Many voices of a synodal Church

Human rights also figured amongst participants’ submissions including support for refugees and asylum seekers, the homeless and people suffering from famine.

Many participants felt that the Church needed to advocate for communities in Australia and overseas to live in peace and harmony.

A critical way to improve social justice outcomes for some participants was to reduce the margins between the rich and the poor, and one way to achieve this was through the Church community becoming more generous which could help create a more inclusive and equitable Australian society.

According to the report “several participants also urged all members of the Church community to have greater care for the environment”.

“There was a belief that the Church should show leadership in the community on climate change,” the report said.

“Moreover, every Catholic should embrace Pope Francis’s thinking that environmental care is fundamental to the Gospel, placing the responsibility of climate change on all parish members.”

Breaking down the demographics

Among people who wrote submissions, about 72 per cent of individual participants were Catholic, with three per cent identifying as other Christian.

Of the Catholics, 76 per cent of those participants indicated that they regularly attended Mass and other church activities.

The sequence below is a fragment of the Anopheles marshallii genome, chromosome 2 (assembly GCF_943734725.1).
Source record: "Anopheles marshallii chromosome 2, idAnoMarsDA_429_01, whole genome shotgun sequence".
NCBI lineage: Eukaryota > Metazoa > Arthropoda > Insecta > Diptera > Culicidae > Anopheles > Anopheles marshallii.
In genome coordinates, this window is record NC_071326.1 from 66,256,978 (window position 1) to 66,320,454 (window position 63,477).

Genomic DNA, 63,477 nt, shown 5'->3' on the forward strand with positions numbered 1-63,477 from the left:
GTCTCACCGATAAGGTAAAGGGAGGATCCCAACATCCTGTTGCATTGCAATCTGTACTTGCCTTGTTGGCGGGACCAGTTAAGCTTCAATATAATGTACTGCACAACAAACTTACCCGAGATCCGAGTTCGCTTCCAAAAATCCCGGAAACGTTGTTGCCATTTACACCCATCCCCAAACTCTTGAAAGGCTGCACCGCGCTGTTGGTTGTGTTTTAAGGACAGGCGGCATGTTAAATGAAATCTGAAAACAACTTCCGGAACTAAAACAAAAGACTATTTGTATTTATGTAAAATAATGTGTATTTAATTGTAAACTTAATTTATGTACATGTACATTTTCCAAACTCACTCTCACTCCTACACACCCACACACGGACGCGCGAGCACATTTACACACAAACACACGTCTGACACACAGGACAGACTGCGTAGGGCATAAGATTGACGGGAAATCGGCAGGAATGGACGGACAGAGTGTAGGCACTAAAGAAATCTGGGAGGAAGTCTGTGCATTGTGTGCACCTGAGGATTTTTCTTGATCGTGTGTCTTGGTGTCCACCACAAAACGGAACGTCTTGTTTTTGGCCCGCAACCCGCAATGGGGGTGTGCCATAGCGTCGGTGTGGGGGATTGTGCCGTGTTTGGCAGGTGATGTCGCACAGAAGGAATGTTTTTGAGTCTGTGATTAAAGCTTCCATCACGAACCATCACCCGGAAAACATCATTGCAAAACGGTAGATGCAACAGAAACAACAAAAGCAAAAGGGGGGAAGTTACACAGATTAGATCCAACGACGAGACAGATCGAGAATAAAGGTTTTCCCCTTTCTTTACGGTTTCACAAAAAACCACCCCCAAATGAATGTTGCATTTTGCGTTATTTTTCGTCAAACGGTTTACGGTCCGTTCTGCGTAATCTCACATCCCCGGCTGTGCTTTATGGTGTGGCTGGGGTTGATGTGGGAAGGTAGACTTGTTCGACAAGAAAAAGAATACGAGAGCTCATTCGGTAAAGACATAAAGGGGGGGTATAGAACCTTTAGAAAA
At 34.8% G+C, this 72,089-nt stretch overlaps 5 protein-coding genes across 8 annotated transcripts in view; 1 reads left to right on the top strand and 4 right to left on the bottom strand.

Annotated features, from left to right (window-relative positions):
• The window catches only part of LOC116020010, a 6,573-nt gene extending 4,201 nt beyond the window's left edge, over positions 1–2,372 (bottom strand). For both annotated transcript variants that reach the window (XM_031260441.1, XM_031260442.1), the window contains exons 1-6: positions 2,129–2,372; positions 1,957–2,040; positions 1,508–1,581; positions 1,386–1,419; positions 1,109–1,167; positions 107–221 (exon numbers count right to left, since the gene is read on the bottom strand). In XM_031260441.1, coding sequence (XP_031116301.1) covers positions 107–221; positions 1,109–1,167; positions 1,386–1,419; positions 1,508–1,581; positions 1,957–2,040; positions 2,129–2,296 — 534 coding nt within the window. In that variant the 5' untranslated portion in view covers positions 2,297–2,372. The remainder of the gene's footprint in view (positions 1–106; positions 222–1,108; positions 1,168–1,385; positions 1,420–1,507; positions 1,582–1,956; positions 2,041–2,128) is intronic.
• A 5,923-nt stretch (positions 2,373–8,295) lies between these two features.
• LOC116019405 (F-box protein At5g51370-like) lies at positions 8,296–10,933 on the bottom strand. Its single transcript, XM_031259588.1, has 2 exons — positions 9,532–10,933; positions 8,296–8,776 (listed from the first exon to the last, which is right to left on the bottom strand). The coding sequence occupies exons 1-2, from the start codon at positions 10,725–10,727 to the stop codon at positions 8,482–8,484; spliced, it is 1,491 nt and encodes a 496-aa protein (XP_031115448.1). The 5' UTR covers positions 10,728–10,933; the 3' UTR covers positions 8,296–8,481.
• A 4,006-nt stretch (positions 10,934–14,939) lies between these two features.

Thirteen per cent said they went to Mass and church activities sometimes, while the remaining 12 per cent indicated less involvement or did not provide a response.

Plenary Council 2020 is being held in three stages – preparation, celebration and implementation.

As part of the plenary preparation, Listening and Dialogue, people connected with the Catholic Church were invited to reflect on the question: “What do you think God is asking of us in Australia at this time?”

After the close of submissions in March, the responses were analysed by the National Centre for Pastoral Research.

NCPR director Trudy Dantis described the plenary council as “one of the most ambitious research projects the Church has ever undertaken”.

“For the bishops to invite the people of God in Australia to respond to such a broad question was a courageous move and the response was overwhelming,” Dr Dantis said.

“We could not have predicted the number of voices from which we would hear, but we were able to use high-level research and analysis tools to understand the threads and topics on which people spoke.

“This report is faithful to the stories told, the questions asked and the opinions shared.”

Plenary council facilitator Lana Turvey-Collins said the second phase of preparation – Listening and Discernment – would begin in earnest this month.

This time of discernment will run for several months, and will shape the agenda for the council.

Archbishop Costelloe said the plenary council had been an exercise in being open to the guidance of the Holy Spirit, with the council’s theme coming from the Book of Revelation: “Listen to what the Spirit is saying”.

Celebration of the plenary council will be held over two sessions in October 2020 in Adelaide and in May 2021 in Sydney.

Brisbane Assembly, an archdiocesan Plenary Council 2020 event, is expected to unite more than 600 Catholics across two days of communal discernment on October 4 and 5 at St Laurence’s College, South Brisbane.